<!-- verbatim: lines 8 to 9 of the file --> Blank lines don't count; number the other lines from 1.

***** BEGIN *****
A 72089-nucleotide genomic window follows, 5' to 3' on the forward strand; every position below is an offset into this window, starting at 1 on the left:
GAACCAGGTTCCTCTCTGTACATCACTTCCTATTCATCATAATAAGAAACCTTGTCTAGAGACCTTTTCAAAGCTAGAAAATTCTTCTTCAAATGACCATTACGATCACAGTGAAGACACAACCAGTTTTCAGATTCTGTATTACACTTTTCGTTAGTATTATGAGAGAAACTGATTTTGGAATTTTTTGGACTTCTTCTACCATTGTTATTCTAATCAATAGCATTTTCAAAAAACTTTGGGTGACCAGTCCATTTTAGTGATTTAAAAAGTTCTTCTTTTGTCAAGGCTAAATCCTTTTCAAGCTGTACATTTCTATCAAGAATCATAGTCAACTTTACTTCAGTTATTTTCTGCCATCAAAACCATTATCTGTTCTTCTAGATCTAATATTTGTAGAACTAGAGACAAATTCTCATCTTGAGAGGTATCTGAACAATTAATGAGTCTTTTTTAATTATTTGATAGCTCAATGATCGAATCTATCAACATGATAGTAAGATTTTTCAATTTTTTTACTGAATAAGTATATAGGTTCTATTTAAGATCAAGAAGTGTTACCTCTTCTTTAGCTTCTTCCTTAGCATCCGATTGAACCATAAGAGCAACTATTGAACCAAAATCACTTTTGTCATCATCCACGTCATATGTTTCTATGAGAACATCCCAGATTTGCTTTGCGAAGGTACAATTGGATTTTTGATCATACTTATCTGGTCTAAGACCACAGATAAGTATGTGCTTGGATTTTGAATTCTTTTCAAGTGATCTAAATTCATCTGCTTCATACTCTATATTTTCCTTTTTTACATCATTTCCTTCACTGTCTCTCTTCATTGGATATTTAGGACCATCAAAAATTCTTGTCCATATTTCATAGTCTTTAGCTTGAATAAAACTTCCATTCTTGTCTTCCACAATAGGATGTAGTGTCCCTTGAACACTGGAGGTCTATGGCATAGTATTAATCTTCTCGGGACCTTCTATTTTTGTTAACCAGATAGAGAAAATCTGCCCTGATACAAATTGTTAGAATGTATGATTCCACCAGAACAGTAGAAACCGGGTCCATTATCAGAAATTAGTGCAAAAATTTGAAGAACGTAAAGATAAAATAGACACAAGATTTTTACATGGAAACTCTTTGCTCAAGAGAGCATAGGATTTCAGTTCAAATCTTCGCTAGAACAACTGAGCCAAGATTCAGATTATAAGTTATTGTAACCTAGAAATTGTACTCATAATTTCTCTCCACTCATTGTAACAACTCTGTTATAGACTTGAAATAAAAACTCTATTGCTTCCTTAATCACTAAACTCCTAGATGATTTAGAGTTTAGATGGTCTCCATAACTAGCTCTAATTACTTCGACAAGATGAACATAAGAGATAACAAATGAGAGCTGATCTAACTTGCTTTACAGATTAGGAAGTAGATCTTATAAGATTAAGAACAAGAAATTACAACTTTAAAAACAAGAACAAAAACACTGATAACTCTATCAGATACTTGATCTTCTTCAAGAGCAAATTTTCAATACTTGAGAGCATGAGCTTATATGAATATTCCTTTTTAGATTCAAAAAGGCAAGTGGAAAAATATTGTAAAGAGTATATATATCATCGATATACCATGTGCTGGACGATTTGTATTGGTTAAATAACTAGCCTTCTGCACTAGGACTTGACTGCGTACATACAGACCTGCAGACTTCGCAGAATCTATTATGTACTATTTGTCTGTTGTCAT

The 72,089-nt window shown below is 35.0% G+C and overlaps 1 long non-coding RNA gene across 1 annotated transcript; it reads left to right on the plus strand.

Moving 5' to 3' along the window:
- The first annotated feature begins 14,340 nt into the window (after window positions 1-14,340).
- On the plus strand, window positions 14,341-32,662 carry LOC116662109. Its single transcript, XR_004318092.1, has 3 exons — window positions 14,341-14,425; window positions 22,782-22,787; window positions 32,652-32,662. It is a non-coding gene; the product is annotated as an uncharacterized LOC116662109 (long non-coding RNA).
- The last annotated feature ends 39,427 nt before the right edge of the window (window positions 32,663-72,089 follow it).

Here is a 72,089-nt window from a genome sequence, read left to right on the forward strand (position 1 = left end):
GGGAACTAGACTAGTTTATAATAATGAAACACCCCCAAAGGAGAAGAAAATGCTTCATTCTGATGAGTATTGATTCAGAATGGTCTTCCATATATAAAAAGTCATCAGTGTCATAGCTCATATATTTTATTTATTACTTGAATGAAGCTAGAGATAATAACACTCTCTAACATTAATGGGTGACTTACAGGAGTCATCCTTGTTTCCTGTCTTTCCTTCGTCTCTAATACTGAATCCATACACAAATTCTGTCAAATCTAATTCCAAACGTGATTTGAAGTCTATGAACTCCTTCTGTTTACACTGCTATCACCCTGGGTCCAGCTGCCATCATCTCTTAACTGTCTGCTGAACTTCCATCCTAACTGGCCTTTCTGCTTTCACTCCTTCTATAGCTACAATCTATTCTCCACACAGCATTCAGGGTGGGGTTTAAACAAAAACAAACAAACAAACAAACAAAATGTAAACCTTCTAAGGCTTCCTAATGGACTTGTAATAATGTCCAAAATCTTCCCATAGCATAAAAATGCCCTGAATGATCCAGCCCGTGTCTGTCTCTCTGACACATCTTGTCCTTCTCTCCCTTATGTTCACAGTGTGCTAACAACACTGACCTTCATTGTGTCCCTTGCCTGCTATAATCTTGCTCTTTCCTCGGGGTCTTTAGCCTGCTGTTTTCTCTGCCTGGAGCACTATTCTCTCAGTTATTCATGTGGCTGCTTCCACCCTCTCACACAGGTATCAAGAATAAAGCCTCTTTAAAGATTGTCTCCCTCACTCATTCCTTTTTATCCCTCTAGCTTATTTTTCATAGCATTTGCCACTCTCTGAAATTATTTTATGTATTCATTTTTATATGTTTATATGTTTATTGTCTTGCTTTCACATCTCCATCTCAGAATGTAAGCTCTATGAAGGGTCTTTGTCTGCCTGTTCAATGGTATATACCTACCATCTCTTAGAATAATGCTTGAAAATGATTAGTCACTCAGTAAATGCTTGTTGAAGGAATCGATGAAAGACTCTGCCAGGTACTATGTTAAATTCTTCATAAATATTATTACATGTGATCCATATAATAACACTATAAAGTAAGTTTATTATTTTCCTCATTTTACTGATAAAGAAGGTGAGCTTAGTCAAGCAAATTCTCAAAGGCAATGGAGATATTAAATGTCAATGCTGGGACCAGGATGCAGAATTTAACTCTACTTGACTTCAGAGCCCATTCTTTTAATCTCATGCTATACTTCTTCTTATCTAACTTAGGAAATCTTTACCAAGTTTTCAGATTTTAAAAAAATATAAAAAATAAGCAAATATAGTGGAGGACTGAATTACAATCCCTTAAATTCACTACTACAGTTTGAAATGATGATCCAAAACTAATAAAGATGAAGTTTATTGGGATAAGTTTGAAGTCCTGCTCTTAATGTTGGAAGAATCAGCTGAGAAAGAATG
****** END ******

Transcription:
Here is a 72,089-nt window from a genome sequence, read left to right on the forward strand (position 1 = left end):
GGGAACTAGACTAGTTTATAATAATGAAACACCCCCAAAGGAGAAGAAAATGCTTCATTCTGATGAGTATTGATTCAGAATGGTCTTCCATATATAAAAAGTCATCAGTGTCATAGCTCATATATTTTATTTATTACTTGAATGAAGCTAGAGATAATAACACTCTCTAACATTAATGGGTGACTTACAGGAGTCATCCTTGTTTCCTGTCTTTCCTTCGTCTCTAATACTGAATCCATACACAAATTCTGTCAAATCTAATTCCAAACGTGATTTGAAGTCTATGAACTCCTTCTGTTTACACTGCTATCACCCTGGGTCCAGCTGCCATCATCTCTTAACTGTCTGCTGAACTTCCATCCTAACTGGCCTTTCTGCTTTCACTCCTTCTATAGCTACAATCTATTCTCCACACAGCATTCAGGGTGGGGTTTAAACAAAAACAAACAAACAAACAAACAAAATGTAAACCTTCTAAGGCTTCCTAATGGACTTGTAATAATGTCCAAAATCTTCCCATAGCATAAAAATGCCCTGAATGATCCAGCCCGTGTCTGTCTCTCTGACACATCTTGTCCTTCTCTCCCTTATGTTCACAGTGTGCTAACAACACTGACCTTCATTGTGTCCCTTGCCTGCTATAATCTTGCTCTTTCCTCGGGGTCTTTAGCCTGCTGTTTTCTCTGCCTGGAGCACTATTCTCTCAGTTATTCATGTGGCTGCTTCCACCCTCTCACACAGGTATCAAGAATAAAGCCTCTTTAAAGATTGTCTCCCTCACTCATTCCTTTTTATCCCTCTAGCTTATTTTTCATAGCATTTGCCACTCTCTGAAATTATTTTATGTATTCATTTTTATATGTTTATATGTTTATTGTCTTGCTTTCACATCTCCATCTCAGAATGTAAGCTCTATGAAGGGTCTTTGTCTGCCTGTTCAATGGTATATACCTACCATCTCTTAGAATAATGCTTGAAAATGATTAGTCACTCAGTAAATGCTTGTTGAAGGAATCGATGAAAGACTCTGCCAGGTACTATGTTAAATTCTTCATAAATATTATTACATGTGATCCATATAATAACACTATAAAGTAAGTTTATTATTTTCCTCATTTTACTGATAAAGAAGGTGAGCTTAGTCAAGCAAATTCTCAAAGGCAATGGAGATATTAAATGTCAATGCTGGGACCAGGATGCAGAATTTAACTCTACTTGACTTCAGAGCCCATTCTTTTAATCTCATGCTATACTTCTTCTTATCTAACTTAGGAAATCTTTACCAAGTTTTCAGATTTTAAAAAAATATAAAAAATAAGCAAATATAGTGGAGGACTGAATTACAATCCCTTAAATTCACTACTACAGTTTGAAATGATGATCCAAAACTAATAAAGATGAAGTTTATTGGGATAAGTTTGAAGTCCTGCTCTTAATGTTGGAAGAATCAGCTGAGAAAGAATG